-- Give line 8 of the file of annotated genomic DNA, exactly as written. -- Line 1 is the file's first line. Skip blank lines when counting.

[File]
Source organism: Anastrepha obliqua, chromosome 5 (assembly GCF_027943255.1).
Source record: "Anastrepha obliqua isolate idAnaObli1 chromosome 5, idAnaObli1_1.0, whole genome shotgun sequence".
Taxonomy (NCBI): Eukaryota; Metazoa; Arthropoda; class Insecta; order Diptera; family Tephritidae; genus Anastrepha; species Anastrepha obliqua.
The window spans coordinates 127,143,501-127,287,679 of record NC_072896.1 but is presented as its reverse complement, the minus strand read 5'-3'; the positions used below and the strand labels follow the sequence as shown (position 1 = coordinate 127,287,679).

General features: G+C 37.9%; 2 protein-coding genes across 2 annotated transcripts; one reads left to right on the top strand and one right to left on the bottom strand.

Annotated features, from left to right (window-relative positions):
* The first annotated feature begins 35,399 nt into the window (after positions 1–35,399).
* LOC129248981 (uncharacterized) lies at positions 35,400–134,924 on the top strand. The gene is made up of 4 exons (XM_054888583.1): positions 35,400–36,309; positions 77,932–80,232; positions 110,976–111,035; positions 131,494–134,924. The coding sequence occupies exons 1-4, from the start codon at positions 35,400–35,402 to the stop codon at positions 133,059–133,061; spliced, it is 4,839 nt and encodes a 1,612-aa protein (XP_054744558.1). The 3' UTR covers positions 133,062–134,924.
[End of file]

* LOC129248981 (uncharacterized) lies at positions 35,400–134,924 on the top strand. The gene is made up of 4 exons (XM_054888583.1): positions 35,400–36,309; positions 77,932–80,232; positions 110,976–111,035; positions 131,494–134,924. The coding sequence occupies exons 1-4, from the start codon at positions 35,400–35,402 to the stop codon at positions 133,059–133,061; spliced, it is 4,839 nt and encodes a 1,612-aa protein (XP_054744558.1). The 3' UTR covers positions 133,062–134,924.